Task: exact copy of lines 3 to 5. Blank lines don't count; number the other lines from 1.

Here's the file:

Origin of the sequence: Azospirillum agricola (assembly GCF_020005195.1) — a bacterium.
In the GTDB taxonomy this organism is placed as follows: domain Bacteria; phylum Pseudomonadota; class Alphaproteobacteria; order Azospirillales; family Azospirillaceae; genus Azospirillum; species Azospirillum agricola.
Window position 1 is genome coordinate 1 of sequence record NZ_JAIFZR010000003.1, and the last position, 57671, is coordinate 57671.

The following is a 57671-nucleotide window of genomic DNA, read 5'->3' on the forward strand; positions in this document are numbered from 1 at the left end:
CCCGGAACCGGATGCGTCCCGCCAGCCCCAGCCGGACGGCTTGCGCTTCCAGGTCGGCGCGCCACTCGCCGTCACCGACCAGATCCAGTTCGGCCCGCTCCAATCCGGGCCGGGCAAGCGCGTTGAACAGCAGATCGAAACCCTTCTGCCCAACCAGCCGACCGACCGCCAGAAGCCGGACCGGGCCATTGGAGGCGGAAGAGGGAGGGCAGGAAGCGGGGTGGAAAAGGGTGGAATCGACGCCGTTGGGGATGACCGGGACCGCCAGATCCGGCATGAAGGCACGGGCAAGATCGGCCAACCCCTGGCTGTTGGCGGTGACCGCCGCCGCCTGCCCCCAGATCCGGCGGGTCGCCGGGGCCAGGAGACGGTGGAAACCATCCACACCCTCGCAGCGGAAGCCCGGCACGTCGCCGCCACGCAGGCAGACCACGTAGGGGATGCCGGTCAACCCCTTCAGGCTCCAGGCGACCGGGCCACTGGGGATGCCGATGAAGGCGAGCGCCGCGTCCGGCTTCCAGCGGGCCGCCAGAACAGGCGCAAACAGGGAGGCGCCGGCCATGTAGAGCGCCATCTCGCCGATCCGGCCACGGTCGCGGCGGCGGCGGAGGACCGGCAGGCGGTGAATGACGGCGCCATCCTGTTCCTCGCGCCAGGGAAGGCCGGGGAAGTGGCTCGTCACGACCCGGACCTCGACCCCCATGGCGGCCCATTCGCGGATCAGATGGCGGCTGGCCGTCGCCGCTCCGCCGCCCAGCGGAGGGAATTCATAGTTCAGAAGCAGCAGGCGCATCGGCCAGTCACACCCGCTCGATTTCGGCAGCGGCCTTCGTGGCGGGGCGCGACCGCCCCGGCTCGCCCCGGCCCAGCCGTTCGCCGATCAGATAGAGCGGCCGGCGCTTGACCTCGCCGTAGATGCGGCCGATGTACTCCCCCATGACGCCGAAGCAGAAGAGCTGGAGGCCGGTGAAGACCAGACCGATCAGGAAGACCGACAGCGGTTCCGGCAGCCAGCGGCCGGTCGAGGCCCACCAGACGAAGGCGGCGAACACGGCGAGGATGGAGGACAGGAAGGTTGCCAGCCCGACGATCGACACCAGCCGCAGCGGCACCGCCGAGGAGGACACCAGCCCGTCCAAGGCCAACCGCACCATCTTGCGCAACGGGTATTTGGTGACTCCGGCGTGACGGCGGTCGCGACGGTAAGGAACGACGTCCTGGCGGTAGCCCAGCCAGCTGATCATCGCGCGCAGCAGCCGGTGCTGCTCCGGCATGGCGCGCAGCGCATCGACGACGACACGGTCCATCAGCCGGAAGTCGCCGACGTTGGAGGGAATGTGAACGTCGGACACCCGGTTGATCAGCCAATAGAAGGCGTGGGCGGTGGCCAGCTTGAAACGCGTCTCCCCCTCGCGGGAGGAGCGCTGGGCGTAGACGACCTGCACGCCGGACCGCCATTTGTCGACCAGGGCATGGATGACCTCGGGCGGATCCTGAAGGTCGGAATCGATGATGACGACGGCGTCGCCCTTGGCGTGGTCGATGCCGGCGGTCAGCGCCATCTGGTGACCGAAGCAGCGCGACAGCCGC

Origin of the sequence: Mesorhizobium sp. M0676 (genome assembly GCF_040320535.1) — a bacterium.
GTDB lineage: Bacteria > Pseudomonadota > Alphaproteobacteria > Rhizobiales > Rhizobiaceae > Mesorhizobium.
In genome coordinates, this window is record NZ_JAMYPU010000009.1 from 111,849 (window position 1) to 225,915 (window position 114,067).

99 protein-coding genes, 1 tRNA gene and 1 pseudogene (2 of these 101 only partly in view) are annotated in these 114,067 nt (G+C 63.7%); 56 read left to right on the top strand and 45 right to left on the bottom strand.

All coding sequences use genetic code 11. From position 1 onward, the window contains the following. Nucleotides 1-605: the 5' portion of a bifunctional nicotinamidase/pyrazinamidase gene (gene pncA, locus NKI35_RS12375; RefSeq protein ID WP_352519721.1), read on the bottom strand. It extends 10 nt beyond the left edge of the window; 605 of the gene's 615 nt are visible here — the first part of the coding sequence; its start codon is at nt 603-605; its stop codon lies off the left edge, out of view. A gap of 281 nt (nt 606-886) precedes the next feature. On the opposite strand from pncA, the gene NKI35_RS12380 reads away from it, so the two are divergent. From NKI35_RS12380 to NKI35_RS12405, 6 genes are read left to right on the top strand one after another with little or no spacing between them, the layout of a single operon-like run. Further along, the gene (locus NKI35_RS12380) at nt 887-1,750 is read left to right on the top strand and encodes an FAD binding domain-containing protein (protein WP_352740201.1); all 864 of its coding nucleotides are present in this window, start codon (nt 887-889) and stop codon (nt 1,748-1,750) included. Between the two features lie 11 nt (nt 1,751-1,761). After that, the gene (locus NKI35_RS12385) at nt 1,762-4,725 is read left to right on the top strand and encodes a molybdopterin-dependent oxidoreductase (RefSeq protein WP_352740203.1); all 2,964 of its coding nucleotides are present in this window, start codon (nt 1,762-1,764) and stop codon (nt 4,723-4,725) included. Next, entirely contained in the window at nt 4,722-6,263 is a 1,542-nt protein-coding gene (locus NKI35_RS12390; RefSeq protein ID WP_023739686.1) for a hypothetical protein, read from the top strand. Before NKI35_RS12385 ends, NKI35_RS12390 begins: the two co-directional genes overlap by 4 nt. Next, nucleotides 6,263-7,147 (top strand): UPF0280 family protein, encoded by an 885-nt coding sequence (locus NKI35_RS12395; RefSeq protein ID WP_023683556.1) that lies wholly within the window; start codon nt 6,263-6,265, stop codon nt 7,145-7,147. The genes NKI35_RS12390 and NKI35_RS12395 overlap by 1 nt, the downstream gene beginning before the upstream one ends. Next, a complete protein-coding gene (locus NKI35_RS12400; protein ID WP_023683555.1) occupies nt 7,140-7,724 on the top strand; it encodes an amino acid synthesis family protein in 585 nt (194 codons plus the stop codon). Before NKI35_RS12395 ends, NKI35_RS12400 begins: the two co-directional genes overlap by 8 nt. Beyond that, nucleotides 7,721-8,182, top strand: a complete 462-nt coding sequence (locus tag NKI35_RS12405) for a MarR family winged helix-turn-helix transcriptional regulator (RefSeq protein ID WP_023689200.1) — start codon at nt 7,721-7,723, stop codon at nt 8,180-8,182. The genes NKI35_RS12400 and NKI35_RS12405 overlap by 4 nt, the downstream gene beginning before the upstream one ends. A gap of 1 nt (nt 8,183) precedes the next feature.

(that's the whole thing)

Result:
Window position 1 is genome coordinate 1 of sequence record NZ_JAIFZR010000003.1, and the last position, 57671, is coordinate 57671.

The following is a 57671-nucleotide window of genomic DNA, read 5'->3' on the forward strand; positions in this document are numbered from 1 at the left end:
CCCGGAACCGGATGCGTCCCGCCAGCCCCAGCCGGACGGCTTGCGCTTCCAGGTCGGCGCGCCACTCGCCGTCACCGACCAGATCCAGTTCGGCCCGCTCCAATCCGGGCCGGGCAAGCGCGTTGAACAGCAGATCGAAACCCTTCTGCCCAACCAGCCGACCGACCGCCAGAAGCCGGACCGGGCCATTGGAGGCGGAAGAGGGAGGGCAGGAAGCGGGGTGGAAAAGGGTGGAATCGACGCCGTTGGGGATGACCGGGACCGCCAGATCCGGCATGAAGGCACGGGCAAGATCGGCCAACCCCTGGCTGTTGGCGGTGACCGCCGCCGCCTGCCCCCAGATCCGGCGGGTCGCCGGGGCCAGGAGACGGTGGAAACCATCCACACCCTCGCAGCGGAAGCCCGGCACGTCGCCGCCACGCAGGCAGACCACGTAGGGGATGCCGGTCAACCCCTTCAGGCTCCAGGCGACCGGGCCACTGGGGATGCCGATGAAGGCGAGCGCCGCGTCCGGCTTCCAGCGGGCCGCCAGAACAGGCGCAAACAGGGAGGCGCCGGCCATGTAGAGCGCCATCTCGCCGATCCGGCCACGGTCGCGGCGGCGGCGGAGGACCGGCAGGCGGTGAATGACGGCGCCATCCTGTTCCTCGCGCCAGGGAAGGCCGGGGAAGTGGCTCGTCACGACCCGGACCTCGACCCCCATGGCGGCCCATTCGCGGATCAGATGGCGGCTGGCCGTCGCCGCTCCGCCGCCCAGCGGAGGGAATTCATAGTTCAGAAGCAGCAGGCGCATCGGCCAGTCACACCCGCTCGATTTCGGCAGCGGCCTTCGTGGCGGGGCGCGACCGCCCCGGCTCGCCCCGGCCCAGCCGTTCGCCGATCAGATAGAGCGGCCGGCGCTTGACCTCGCCGTAGATGCGGCCGATGTACTCCCCCATGACGCCGAAGCAGAAGAGCTGGAGGCCGGTGAAGACCAGACCGATCAGGAAGACCGACAGCGGTTCCGGCAGCCAGCGGCCGGTCGAGGCCCACCAGACGAAGGCGGCGAACACGGCGAGGATGGAGGACAGGAAGGTTGCCAGCCCGACGATCGACACCAGCCGCAGCGGCACCGCCGAGGAGGACACCAGCCCGTCCAAGGCCAACCGCACCATCTTGCGCAACGGGTATTTGGTGACTCCGGCGTGACGGCGGTCGCGACGGTAAGGAACGACGTCCTGGCGGTAGCCCAGCCAGCTGATCATCGCGCGCAGCAGCCGGTGCTGCTCCGGCATGGCGCGCAGCGCATCGACGACGACACGGTCCATCAGCCGGAAGTCGCCGACGTTGGAGGGAATGTGAACGTCGGACACCCGGTTGATCAGCCAATAGAAGGCGTGGGCGGTGGCCAGCTTGAAACGCGTCTCCCCCTCGCGGGAGGAGCGCTGGGCGTAGACGACCTGCACGCCGGACCGCCATTTGTCGACCAGGGCATGGATGACCTCGGGCGGATCCTGAAGGTCGGAATCGATGATGACGACGGCGTCGCCCTTGGCGTGGTCGATGCCGGCGGTCAGCGCCATCTGGTGACCGAAGCAGCGCGACAGCCGC